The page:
Gryffindors are people who hold a multitude of qualities alongside the ones listed, making them a very well-rounded house. People who are Gryffindors are often people who could fit nicely into another house but choose to tell the sorting hat they want Gryffindor (there's that bravery). "Do what is right" is the motto Gryffindors go by.

Being a Gryffindor means that you're probably the adventurous and courageous friend, and you are usually known for doing what is right.

Ravenclaw: The house is known for their wisdom, intelligence, creativity, cleverness and knowledge. Those who value brains over brawn can be found here. Ravenclaws often tend to be quite quirky as well. "Do what is wise" is the motto they strive to follow.

Though Ravenclaws can be know-it-alls sometimes, they most likely do know what the wisest decision is.

If you are known for being the quirky friend, the smartest in the group or just great at making wise decisions, you're definitely a Ravenclaw.

Hufflepuff: This house values hard work, dedication, fair play, patience, and loyalty. Hufflepuff’s are known for being just and true. "Do what is nice" is their motto.

Hufflepuff is known as the “nice house” and believes strongly in sparing peoples feelings and being kind. This is not to say that Hufflepuffs aren't smart or courageous. Hufflepuffs just enjoy making others happy and tend to be more patient towards people.

If you ever find that you are too nice for your own good and cannot bear to hurt someone’s feelings, congratulations, you are a Hufflepuff.

Slytherin: This is the house of the cunning, prideful, resourceful, ambitious, intelligent, and determined. Slytherin's love to be in charge and crave leadership. "Do what is necessary" is the motto of this house.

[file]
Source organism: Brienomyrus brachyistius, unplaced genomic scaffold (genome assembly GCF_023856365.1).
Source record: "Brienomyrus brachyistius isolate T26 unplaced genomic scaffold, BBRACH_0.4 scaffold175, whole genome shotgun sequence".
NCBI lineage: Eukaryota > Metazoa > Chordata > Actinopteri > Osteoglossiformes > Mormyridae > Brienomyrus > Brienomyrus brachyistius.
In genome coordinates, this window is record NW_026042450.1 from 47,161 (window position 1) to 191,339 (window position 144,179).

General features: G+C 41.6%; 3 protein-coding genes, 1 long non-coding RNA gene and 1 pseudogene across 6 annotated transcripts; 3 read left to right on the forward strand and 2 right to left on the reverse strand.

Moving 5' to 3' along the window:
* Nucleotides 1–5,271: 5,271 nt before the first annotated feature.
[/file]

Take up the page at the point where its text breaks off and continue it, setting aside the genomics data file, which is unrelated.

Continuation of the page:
Slytherin is a fairly well-rounded house, similar to the other houses. They are loyal to those that are loyal to them just as Gryffindors are and are intelligent as Ravenclaws.

Slytherin house as a whole is not evil, despite how many dark wizards come out of this house. That is merely based on the choices of those wizards (so if your friend is a Slytherin, don’t judge, it doesn’t mean they are mean people). Slytherins do, however, have a tendency to be arrogant or prideful. This is most likely due to the fact that everyone in Slytherin is exceedingly proud to be there.

What Hogwarts house you’re in says a lot about the person you are, the traits you possess and how you may act in some situations. But in the end, your house is really just your home that is always there for you. Always.


Cover Image Credit: Warner Bros Pictures

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9 Beautiful Words And Why They Matter

While pictures can give form to the world around us, it is words that give birth to raw imagination and distinction.

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Words bind the world together. Without them, we would be a rather humorous collection of grunting, sniveling idiots--maybe we already are. Anyways, it is words that inspire men, make women go weak at the knees and help children develop into adults. Words and their meanings are rooted deeply in our everyday lives and, sometimes, they are worthy of a closer look.

Petrichor 

We'll start with a beauty of a word, pronounced pet-ri-kor.

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The word means as the picture alludes, "The smell of earth after a rain." Whoopie, right? But there's something about the thought of the refreshing fall of a summer rain that comforts the soul. The parched earth is replenished by waves of life-giving essence, and we are gifted the soothing scent of a healing world. On an interesting side note, the etymology of petrichor is nearly as beautiful as the word itself. The word has its roots in the ancient Greek words "petra" (meaning stone) and "ichor" (the fluid that ran through the veins of the gods). When you stop and think, rain and the life that it brings are gifts from our Creator and we get to relish in it.

Rantipole 

Pronounced ran-ti-pole.